I don't doubt the veracity of the jumbo jet story, nor do I particularly want to imagine one 200 feet above me, the film just did a clunky job presenting the scene.

I imagine that you will enjoy the film more than I did. The rugby scenes are well done and there are plenty of them. Having been at the final, you have an extra layer that no doubt will increase what you take from the film. Have a good screening.

that's J-O-S-H said...

History movie? Snooorrrrrrre! Where is "Precious?!"

FDot said...

I believe Precious is in Harlem.

Michelle M. said...

Homework movie. I'll Netflix it where it will languish at #45 or so until I finally admit to myself I'm never going to watch it and take it off the list.

Thanks for watching it so that I don't have to.

*Perhaps I'll read the book.

Polt said...

How did you see this already? I thought it wasn't coming out until later? Or did I just mishear what the tv ad was saying? Entirely possibly, mighta been a shiney bauble in the room distracting me. :)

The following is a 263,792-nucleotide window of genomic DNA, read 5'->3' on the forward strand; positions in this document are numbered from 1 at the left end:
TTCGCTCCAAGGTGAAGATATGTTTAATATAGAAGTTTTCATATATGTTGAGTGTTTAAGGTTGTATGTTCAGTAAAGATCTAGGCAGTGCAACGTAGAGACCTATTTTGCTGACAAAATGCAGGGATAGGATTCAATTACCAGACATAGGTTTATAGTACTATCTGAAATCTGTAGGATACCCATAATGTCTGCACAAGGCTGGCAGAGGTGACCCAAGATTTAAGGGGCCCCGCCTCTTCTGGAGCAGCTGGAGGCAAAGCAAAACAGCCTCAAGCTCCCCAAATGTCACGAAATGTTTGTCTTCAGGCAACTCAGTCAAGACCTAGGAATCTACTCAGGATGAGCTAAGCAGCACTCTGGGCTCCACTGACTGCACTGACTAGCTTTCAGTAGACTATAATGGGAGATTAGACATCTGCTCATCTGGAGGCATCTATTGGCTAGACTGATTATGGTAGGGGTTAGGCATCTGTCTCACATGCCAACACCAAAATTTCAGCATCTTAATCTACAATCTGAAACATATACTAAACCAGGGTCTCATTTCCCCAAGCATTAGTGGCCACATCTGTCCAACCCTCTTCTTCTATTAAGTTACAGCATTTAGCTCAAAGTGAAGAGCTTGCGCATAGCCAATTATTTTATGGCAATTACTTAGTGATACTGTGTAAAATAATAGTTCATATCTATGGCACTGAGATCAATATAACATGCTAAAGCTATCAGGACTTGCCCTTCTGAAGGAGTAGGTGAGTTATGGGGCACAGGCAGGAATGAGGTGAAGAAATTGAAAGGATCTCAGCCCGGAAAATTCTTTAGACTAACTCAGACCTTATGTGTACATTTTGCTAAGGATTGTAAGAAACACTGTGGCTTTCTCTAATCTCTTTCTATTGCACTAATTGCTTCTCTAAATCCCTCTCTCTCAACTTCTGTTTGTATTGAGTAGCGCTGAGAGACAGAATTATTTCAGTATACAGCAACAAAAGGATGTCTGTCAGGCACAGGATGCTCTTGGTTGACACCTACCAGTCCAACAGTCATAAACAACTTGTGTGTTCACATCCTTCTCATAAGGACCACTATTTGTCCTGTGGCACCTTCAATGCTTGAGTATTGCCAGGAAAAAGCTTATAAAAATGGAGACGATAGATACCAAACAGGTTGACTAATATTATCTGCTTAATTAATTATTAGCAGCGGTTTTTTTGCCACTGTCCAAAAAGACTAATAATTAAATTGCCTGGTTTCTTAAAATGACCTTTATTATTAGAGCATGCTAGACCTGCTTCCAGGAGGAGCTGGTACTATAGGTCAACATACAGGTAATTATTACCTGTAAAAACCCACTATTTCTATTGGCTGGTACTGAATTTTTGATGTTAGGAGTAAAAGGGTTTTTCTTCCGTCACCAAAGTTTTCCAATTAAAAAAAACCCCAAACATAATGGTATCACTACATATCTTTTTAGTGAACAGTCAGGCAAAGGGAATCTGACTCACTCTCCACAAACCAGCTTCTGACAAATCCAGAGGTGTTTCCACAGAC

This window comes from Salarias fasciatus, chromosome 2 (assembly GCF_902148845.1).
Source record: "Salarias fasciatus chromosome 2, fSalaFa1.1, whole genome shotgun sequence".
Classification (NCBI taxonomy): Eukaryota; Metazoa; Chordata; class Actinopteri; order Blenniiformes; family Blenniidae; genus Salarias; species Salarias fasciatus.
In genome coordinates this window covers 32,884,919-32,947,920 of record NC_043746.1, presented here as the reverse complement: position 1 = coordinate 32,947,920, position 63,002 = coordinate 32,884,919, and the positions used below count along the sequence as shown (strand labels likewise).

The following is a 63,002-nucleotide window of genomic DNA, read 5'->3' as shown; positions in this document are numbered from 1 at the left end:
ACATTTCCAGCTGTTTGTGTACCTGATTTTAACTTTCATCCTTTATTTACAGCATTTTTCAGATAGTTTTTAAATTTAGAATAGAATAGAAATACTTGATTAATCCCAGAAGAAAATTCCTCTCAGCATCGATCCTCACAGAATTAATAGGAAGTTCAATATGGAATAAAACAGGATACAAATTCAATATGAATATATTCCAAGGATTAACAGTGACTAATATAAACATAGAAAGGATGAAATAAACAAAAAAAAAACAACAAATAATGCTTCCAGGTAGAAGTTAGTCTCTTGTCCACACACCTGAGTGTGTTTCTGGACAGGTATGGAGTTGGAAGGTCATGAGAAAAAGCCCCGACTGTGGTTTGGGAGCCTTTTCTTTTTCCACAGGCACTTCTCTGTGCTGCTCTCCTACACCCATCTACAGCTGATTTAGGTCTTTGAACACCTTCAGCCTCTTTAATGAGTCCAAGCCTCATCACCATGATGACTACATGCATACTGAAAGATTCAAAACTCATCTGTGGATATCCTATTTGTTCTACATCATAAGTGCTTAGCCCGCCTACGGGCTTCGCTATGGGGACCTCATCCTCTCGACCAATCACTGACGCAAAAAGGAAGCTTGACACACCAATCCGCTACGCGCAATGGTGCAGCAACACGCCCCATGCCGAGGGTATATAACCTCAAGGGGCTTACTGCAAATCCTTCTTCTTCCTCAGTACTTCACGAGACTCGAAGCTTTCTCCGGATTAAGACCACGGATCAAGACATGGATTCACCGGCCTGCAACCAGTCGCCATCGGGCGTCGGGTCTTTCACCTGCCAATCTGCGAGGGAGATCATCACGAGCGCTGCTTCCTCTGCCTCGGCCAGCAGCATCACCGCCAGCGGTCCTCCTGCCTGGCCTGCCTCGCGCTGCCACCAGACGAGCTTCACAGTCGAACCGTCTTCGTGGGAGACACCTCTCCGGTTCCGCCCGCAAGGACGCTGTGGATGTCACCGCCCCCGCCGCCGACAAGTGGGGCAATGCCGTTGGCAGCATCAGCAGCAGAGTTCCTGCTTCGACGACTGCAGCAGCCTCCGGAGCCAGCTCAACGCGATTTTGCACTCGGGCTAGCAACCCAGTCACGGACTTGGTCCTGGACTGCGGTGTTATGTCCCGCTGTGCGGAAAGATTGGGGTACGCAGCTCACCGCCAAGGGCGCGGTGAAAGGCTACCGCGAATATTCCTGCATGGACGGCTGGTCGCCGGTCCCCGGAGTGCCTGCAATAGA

FDot said...

Michelle-- With rare exceptions, the book is nearly always better than the movie.

Polt-- I'm magic. Call me Mr. Mistoffelees.

rmaurider said...

In regards to FDot comment all I have to say is that I believe it seems we did not see the same movie.
It is an EXCELLENT film and it'll only take a moronic view of it to think for even one second that its message is that the rugby game was suppose to heal the nations problems. It is so OBVIOUS and implied during the movie that the problems the country was facing at that time were enormous and that the game was more of a symbol and an idea of unification than anything else.
The acting, sound effects, editing an score are outstanding. Clint should be very proud of his lates film.